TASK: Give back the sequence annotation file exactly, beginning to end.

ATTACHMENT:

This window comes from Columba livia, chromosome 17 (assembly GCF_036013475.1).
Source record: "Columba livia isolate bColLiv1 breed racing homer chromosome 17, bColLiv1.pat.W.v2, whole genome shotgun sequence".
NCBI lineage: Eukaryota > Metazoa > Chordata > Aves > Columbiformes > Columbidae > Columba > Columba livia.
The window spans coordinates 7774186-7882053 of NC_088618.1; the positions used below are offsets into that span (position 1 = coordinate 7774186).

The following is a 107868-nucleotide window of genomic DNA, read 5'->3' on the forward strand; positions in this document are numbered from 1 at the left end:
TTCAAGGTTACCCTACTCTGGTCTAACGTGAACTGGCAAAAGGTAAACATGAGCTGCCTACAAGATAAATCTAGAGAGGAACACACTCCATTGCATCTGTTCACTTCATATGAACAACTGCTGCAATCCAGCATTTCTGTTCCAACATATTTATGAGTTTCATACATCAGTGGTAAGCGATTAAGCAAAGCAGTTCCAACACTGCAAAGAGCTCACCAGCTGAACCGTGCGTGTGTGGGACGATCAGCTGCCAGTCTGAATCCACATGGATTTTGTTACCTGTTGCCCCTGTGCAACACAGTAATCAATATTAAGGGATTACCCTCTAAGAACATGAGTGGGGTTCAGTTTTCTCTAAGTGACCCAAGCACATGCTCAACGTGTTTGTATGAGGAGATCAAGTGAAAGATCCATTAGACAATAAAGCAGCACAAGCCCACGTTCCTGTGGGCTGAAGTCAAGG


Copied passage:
This window comes from Columba livia, chromosome 17 (assembly GCF_036013475.1).
Source record: "Columba livia isolate bColLiv1 breed racing homer chromosome 17, bColLiv1.pat.W.v2, whole genome shotgun sequence".
NCBI lineage: Eukaryota > Metazoa > Chordata > Aves > Columbiformes > Columbidae > Columba > Columba livia.
The window spans coordinates 7774186-7882053 of NC_088618.1; the positions used below are offsets into that span (position 1 = coordinate 7774186).

The following is a 107868-nucleotide window of genomic DNA, read 5'->3' on the forward strand; positions in this document are numbered from 1 at the left end:
TTCAAGGTTACCCTACTCTGGTCTAACGTGAACTGGCAAAAGGTAAACATGAGCTGCCTACAAGATAAATCTAGAGAGGAACACACTCCATTGCATCTGTTCACTTCATATGAACAACTGCTGCAATCCAGCATTTCTGTTCCAACATATTTATGAGTTTCATACATCAGTGGTAAGCGATTAAGCAAAGCAGTTCCAACACTGCAAAGAGCTCACCAGCTGAACCGTGCGTGTGTGGGACGATCAGCTGCCAGTCTGAATCCACATGGATTTTGTTACCTGTTGCCCCTGTGCAACACAGTAATCAATATTAAGGGATTACCCTCTAAGAACATGAGTGGGGTTCAGTTTTCTCTAAGTGACCCAAGCACATGCTCAACGTGTTTGTATGAGGAGATCAAGTGAAAGATCCATTAGACAATAAAGCAGCACAAGCCCACGTTCCTGTGGGCTGAAGTCAAGG